Whats your risk of Diabetes?
Type 2 Diabetes is a chronic condition where the body’s ability to produce or respond to insulin, ( a hormone released by the pancreas) is not working properly.
People with type 2 have a higher risk of developing other conditions impairing circulation, and nerve function. Ultimately this can result in cardiovascular conditions as well as damage to kidneys and eyes through nerve damage.
As we age our risk increases but it can affect any age. Genetics can play a role but more importantly lifestyle is implicated. Lack of exercise, poor nutrition, stress, smoking and more can increase risk of developing.
Prevention is the best course to take and by consuming fresh vegetables, high fibre, good fats like extra virgin olive oil and decreasing highly refined foods you may help prevent the risk of developing the condition.
Some tips that may help lower you risk and help to manage the blood sugar regulation.
Start with the diet by eating healthy fats, protein and fibre to balance blood sugar. Include high protein foods like eggs, wild- caught salmon, sardines etc., high fibre foods figs, fresh vegetables, seeds, nuts and healthy fats like olive oil and avocadoes. Choose grass-fed meats as they contain higher levels of Omega-3 (which is found to be low in Western Diet). Pumpkin seeds are especially good to include as they are high in zinc as well as fibre. Fibre is key to elimination and detoxification which can be key to stabilising healthy blood sugar levels.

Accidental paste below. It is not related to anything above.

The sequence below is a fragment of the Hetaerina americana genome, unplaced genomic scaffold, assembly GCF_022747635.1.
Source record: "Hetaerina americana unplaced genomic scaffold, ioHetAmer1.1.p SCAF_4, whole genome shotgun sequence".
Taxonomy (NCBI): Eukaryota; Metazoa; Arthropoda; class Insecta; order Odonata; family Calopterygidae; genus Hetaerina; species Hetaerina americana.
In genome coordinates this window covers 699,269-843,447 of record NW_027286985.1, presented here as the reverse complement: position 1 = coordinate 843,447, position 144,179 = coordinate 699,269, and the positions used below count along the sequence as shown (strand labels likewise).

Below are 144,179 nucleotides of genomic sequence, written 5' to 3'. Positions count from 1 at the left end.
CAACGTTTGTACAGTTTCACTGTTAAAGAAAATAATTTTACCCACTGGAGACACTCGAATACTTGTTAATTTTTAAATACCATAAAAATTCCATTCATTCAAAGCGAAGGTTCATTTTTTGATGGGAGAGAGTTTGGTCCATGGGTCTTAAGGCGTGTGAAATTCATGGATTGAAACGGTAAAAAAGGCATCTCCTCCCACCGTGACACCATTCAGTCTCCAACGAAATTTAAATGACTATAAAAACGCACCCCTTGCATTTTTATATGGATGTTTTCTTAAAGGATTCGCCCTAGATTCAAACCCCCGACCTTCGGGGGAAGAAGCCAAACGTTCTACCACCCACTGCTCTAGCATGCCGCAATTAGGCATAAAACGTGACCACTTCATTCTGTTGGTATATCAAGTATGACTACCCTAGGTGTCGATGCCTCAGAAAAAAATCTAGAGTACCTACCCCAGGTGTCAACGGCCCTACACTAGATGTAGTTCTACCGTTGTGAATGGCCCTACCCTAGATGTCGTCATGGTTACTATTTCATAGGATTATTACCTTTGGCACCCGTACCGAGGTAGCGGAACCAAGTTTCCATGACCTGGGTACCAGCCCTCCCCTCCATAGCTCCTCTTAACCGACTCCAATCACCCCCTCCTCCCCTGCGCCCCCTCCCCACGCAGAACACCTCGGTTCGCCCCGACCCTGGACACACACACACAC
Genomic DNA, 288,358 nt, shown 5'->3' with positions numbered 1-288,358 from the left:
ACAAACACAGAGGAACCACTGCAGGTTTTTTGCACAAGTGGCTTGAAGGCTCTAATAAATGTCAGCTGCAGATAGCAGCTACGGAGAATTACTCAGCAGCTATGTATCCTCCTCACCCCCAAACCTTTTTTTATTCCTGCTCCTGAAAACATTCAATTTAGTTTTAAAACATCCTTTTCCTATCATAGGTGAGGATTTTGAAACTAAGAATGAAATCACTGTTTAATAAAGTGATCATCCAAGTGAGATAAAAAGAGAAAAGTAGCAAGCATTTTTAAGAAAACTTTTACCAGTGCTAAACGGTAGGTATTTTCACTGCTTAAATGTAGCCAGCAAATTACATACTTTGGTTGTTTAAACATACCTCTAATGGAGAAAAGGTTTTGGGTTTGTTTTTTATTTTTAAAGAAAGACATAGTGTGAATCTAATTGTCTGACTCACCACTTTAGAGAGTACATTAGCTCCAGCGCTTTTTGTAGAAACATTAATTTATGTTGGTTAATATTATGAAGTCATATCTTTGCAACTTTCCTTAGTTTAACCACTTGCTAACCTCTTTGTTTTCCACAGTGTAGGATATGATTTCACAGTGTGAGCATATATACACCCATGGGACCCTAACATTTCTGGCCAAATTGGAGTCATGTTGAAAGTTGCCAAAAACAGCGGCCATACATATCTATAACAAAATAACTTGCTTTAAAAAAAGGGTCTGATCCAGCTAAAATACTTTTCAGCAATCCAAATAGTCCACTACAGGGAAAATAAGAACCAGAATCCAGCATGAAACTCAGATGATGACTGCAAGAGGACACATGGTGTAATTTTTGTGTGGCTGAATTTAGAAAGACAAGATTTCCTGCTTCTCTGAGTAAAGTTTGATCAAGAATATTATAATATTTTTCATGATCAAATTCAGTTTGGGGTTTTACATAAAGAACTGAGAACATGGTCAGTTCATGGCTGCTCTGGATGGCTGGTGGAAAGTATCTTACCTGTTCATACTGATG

Broccoli is a great vegetable to include because of the levels of chromium a mineral that has been shown to play a role in insulin signalling pathways therefore it can help to balance blood sugar levels plus it has good levels of fibre. Magnesium is another mineral involved in over 300 cellular pathways in our body so a very important mineral, include leafy greens especially spinach and chard known to be high in magnesium.
Sugary foods and refined carbohydrates play a role in unstable blood sugar levels. When including small amounts of carbohydrate, try to eat alongside the healthy fat, protein and fibre to balance out the blood sugar. Ideally avoid all refined sugar as it spikes blood glucose rapidly, especially soft drinks (including diet) but lesser known is fruit juice as it can also cause blood glucose to sharply rise. If you must sweeten anything a small amount of raw honey is the best option but if